A Christian set a cultural milestone last week, and you might have missed it.
The Christian Post reports that Lecrae Moore (commonly known as Lecrae) made music history earlier this month when his new album, Anomaly, became the “first solo hip-hop project by a Christian rapper to debut at the top of the Billboard 200 and the gospel album chart in the same week.”
Anomaly also went to number one on the Christian charts, and as Grantland writer Rembert Browne points out, Lecrae is the first artist to ever pull off this trifecta.
Billboard magazine’s latest issue declares Lecrae might be music’s new conscience, writing in a feature story that “Lecrae enjoys a deft command of nuance, a blessing that derives from his straddling of sacred and secular worlds.”
It’s this very separation of “sacred and secular worlds” that Lecrae rejects, and has driven him to bring his music to Christians and non-Christians alike.
Navigating Mainstream Acceptance
While mainstream culture is often wary or dismissive of Christian artists who boldly live their faith, Lecrae continues to garner respect for his craft. Christianity Today describes Lecrae as a “celebrated an artist who can entertain both Christian and mainstream audiences,” citing his tours with top rap artists like Common and Kendrick Lamar. He recently performed on “The Tonight Show” with another major hip-hop act, The Roots, and received an invitation from host Jimmy Fallon to return to the show.
This mainstream embrace isn’t without tension. Lecrae told Billboard that “When you’re a part of hip-hop culture but you’re a Christian…people want you to be either/or.”
In 2013, Nicola Menzie reported on a podcast interview Lecrae gave with “The Exchange,” saying Lecrae confessed that “‘he’d definitely had some sleepless nights and some long conversations’ in trying to balance his faith and career as a hip-hop artist.” He also commented that “There’s always someone saying one thing or the other about me…’too Christian’…’Too pagan’.”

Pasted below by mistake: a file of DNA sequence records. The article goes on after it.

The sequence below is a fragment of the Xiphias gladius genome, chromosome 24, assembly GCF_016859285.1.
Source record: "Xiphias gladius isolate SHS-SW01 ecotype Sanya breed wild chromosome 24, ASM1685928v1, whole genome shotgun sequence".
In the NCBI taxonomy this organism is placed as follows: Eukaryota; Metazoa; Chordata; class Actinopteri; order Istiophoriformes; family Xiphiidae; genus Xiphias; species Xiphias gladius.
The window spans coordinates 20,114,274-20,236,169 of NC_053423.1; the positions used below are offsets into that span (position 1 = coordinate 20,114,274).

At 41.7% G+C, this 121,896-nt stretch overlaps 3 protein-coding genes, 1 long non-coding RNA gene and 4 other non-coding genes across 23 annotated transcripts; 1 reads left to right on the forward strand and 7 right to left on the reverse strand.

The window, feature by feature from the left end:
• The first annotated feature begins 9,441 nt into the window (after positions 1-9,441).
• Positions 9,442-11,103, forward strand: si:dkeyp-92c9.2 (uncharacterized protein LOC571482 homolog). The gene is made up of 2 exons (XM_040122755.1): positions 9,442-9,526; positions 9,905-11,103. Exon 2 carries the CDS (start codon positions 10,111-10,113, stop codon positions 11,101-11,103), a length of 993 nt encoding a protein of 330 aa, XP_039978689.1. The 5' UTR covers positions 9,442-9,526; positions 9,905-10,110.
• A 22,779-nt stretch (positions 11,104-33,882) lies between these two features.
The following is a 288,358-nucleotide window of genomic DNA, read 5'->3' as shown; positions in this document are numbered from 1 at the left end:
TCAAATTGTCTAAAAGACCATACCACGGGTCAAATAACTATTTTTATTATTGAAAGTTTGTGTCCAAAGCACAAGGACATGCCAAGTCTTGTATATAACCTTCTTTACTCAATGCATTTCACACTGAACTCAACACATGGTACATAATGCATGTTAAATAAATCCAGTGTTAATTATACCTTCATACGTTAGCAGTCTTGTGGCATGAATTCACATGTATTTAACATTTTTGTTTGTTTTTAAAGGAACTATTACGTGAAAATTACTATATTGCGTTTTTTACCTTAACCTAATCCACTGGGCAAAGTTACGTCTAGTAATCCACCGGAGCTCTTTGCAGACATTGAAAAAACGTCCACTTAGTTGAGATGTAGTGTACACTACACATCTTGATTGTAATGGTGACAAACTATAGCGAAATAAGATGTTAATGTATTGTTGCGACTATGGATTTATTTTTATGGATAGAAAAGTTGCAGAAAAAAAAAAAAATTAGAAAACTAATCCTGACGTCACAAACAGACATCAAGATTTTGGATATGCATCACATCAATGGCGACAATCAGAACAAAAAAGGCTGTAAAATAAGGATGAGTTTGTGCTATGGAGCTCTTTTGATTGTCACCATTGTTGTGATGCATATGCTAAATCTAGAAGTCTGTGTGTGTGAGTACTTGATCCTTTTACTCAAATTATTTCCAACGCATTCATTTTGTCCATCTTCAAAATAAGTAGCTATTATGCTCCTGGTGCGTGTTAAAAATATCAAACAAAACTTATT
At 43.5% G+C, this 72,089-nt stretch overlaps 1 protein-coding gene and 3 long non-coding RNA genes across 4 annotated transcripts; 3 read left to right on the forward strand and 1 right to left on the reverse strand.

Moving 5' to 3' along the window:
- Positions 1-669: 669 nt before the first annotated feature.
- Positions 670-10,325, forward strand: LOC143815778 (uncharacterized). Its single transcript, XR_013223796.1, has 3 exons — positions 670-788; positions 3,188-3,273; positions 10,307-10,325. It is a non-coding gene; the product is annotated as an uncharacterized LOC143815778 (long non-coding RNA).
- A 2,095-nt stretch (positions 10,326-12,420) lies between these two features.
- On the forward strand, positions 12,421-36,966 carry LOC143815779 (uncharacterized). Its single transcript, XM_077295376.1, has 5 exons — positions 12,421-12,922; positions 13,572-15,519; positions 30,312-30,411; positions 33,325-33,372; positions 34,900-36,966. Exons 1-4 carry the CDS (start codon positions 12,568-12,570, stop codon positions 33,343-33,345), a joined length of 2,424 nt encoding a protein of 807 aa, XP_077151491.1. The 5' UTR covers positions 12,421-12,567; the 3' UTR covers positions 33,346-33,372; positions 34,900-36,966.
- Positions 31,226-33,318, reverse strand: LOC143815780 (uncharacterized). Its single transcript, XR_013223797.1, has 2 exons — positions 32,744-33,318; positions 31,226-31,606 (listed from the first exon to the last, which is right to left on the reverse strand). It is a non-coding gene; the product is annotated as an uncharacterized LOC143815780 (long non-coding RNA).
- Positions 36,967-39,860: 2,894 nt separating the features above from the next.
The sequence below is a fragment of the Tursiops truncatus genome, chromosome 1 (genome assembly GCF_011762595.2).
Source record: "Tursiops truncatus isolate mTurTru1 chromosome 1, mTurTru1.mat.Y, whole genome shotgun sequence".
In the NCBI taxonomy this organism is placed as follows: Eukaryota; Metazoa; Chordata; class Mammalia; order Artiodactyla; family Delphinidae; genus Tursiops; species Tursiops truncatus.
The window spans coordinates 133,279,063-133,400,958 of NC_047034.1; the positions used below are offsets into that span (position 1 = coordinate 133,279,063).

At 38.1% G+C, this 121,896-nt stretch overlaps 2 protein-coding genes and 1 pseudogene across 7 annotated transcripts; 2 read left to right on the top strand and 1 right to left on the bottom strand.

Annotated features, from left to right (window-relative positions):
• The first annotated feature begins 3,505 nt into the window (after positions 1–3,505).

Overcoming the Sacred/Secular Divide
The “too pagan” accusation comes from Christians who fear Lecrae’s mainstream ventures and increasing success have made him “worldly.” In response, Lecrae told “The Exchange” that “I am a Christian. I am a rapper. But Christian is my faith, not my genre.”
It’s a conundrum other Christian artists have faced as they break into mainstream culture, and one Lecrae deals with by embracing the biblical doctrine of work. Lecrae has long been a critic of the sacred/secular divide. Analyzing Lecrae’s beliefs about Christian cultural engagement, Menzie writes,
The 33-year-old rapper believes he, and other Christians, can impact culture simply by being engaged and demonstrating what “redemption has done” in a Christian’s life, instead of creating sub-cultures or living in a bubble.
Lecrae cites the Apostle Paul as an inspiration for bringing his music to church and culture. He told “The Exchange” that,
I’m a big fan of just looking at Paul in Acts and him in the marketplace, but in the synagogue as well. Him mixing it up out there in the culture and knowing who their modern-day poets were and their speakers and philosophers and being able to integrate their ideals and values in his talks as he tries to preach to them.
In his Billboard feature story, Lecrae declares,
I will be talking about things that both people in the church and out of the church are concerned with and think about.
It looks like Lecrae will now be able to talk about those things “that both people” in and out of the church care about on a much larger scale: Billboard reports that Sony’s RED Distribution recently began partnering with Reach Records, Lecrae’s label that he started with friend Ben Washer. The partnership is credited with helping Lecrae expand his audience and reach number one on the charts.
Martin Luther once said that God is interested in good craftsmanship. For Lecrae, the Christian rapper does his Christian duty not by putting crosses on his albums (or scoring a high Jesus-per-minute-ratio), but by making good albums.
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